Tag Archives: gay rights

Gay rights bill set to pass Senate with support of Murkowski and Begich

With the support of a handful of Republican senators, including Sen. Lisa Murkowski, it’s likely that the most significant piece of gay rights legislation passed by Congress since it repealed “Don’t Ask, Don’t Tell” in 2010, will pass out of the Senate next week.

All of the Senate Democrats support the bill, including Sen. Mark Begich.

The Employment Non-Discrimination Act would ban workplace discrimination on the basis of sexual orientation or gender identity. It is crafted to mirror Title VII of the Civil Rights Act, though unlike that act, it has certain religious and small-business exemptions.

A version of the bill passed the Democratic controlled House in 2007, but the Senate filibustered it.

The landscape has changed since then, and it’s likely that the bill has enough support to stave off a similar filibuster. Murkowski is one of our Republican senators supporting the bill. The other three are Mark Kirk from Illinois, and Orrin Hatch from Utah, and Susan Collins from Maine.

One more vote, and they get to 60, which is the magic filibuster-proof number. Four Republicans are said to be wavering: Rob Portman (Ohio), Patrick J. Toomey (Pa.), Kelly Ayotte (N.H.) and Dean Heller (Nev.)

In recent years, Murkowski has been an advocate for gay rights. Some say that such a stance will hurt her reelection chances, particularly in the Republican primary, where she’ll likely be challenged.

But a lot can happen between now and then, and perhaps because of the evolution of support of gay rights, opposition to this bill hasn’t been nearly as strong as with other bills dealing with the issue. The Family Research Council has apparently decided not to expend political capital on the fight. The political action arm of the Heritage Foundation, Heritage Action, is urging members to vote against the act. They say that it would “severely undermine civil liberties, increase government interference in the labor market, and trample on religious liberty.” But it appears that they aren’t putting too much time into it.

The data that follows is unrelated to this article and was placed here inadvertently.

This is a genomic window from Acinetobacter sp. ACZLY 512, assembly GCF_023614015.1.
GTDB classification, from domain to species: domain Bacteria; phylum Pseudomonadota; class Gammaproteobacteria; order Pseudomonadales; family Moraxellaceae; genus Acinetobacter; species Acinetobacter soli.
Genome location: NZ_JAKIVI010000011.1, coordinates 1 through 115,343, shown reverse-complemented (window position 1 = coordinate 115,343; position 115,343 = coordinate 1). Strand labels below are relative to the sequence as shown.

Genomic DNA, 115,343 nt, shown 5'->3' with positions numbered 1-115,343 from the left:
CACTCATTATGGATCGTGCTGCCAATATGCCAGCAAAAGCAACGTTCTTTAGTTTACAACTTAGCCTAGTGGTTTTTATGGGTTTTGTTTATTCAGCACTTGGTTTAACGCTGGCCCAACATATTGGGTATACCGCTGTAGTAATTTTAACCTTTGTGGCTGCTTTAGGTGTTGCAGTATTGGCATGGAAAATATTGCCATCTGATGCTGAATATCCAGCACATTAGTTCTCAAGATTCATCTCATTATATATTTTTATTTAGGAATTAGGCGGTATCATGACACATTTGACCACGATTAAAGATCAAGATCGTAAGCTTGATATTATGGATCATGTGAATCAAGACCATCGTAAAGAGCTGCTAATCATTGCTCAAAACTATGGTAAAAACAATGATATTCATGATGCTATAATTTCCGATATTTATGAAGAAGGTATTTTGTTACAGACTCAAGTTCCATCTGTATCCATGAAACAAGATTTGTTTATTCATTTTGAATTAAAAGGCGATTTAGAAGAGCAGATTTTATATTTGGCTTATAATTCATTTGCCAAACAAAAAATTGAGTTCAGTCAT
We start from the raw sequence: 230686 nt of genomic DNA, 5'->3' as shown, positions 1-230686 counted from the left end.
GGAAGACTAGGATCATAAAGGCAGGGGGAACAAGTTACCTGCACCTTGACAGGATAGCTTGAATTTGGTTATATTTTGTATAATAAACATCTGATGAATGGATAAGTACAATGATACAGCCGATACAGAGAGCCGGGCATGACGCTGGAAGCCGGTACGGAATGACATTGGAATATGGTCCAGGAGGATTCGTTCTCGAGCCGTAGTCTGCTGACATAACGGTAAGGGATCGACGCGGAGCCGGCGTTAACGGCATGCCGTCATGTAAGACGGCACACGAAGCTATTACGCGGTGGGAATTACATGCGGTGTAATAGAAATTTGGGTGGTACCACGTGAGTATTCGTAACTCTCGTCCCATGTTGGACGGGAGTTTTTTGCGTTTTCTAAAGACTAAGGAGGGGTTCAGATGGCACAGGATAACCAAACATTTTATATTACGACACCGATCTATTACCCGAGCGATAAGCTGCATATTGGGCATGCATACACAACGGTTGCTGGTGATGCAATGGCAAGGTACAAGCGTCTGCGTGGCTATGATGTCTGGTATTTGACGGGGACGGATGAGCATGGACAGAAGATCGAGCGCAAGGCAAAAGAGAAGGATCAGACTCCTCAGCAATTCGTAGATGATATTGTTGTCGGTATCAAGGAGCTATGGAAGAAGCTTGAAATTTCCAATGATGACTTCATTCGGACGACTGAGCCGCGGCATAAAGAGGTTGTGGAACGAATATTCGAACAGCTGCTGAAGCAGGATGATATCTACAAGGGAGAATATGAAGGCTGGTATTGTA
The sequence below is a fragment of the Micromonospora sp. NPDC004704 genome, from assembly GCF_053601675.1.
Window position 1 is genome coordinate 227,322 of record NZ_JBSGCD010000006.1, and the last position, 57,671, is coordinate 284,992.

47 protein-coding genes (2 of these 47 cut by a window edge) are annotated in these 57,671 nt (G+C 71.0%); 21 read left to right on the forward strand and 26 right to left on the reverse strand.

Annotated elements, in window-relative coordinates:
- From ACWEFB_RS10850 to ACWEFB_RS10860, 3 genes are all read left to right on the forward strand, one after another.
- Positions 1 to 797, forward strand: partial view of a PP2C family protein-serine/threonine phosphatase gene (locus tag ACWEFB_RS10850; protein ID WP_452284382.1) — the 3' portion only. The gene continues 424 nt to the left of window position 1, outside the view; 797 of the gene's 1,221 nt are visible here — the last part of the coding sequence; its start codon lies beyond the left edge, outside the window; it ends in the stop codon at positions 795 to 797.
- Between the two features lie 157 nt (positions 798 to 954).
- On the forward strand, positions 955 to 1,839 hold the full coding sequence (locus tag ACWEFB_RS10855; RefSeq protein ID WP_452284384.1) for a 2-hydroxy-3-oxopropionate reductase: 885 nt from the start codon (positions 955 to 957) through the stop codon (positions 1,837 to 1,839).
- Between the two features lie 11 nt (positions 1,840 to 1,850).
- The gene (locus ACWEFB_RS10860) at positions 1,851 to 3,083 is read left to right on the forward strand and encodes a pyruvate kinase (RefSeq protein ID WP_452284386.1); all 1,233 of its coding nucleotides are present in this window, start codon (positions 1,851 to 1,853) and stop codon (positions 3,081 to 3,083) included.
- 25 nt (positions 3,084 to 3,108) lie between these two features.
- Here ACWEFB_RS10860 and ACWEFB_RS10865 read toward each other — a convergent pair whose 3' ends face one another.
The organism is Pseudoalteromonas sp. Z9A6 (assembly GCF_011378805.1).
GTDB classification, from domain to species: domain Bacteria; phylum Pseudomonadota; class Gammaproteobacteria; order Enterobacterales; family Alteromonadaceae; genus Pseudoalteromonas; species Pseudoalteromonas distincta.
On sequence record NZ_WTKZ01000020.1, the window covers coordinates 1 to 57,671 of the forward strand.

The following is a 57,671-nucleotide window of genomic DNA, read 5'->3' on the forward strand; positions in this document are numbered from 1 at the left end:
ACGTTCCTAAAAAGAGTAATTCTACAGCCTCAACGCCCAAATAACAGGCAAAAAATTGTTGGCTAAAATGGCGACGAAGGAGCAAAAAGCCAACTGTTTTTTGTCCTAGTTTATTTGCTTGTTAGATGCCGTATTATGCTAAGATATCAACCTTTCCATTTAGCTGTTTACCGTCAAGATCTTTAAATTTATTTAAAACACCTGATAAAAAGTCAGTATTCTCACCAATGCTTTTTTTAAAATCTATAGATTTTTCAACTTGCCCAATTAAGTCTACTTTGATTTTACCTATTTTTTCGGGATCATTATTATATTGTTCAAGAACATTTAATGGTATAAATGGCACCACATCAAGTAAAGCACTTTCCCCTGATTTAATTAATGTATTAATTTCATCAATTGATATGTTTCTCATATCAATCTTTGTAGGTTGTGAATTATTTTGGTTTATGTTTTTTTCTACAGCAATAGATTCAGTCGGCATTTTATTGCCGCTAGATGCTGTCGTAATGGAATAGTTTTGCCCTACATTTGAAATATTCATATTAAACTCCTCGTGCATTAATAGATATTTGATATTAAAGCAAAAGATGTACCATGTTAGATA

Although the bill is expected to die in the Republican-controlled House, gay rights advocates think that they have a winning issue here, and plan to use congressional members’ votes against them in the mid-term elections.

It’s unclear where Rep. Don Young stands on the issue. His spokesman did not return a phone call requesting comment. In any case, his appears safe, and a vote either way probably won’t change that.

Contact Amanda Coyne at amandamcoyne@yahoo.com


DOMA’s done

From the SCOTUSblog, explaining in plain English what the striking down of DOMA means:

“The federal Defense of Marriage Act defines “marriage,” for purposes of over a thousand federal laws and programs, as a union between a man and a woman only. Today the Court ruled, by a vote of five to four, in an opinion by Justice Kennedy, that the law is unconstitutional. The Court explained that the states have long had the responsibility of regulating and defining marriage, and some states have opted to allow same-sex couples to marry to give them the protection and dignity associated with marriage. By denying recognition to same-sex couples who are legally married, federal law discriminates against them to express disapproval of state-sanctioned same-sex marriage. This decision means that same-sex couples who are legally married must now be treated the same under federal law as married opposite-sex couples.”

Take note:  Because gay marriage is constitutionally banned in Alaska, the law does nothing for the couple that Sen. Lisa Murkowski wrote about when she came out against DOMA.  It only applies to couples in the 13 states that allow gay marriage.

The California ruling is a narrow one, and only allows gay marriage to go forward in that state.

Here’s what Murkowski said about the DOMA decision:

“I welcome today’s Supreme Court decision to strike down the Defense of Marriage Act because the federal government should empower households, respect the decisions of states and otherwise get out of the way.  This ruling represents victories for states’ rights and equal treatment under the law.”

More reactions and excerpts on the decision throughout the day.

Contact Amanda Coyne at amandamcoyne@yahoo.com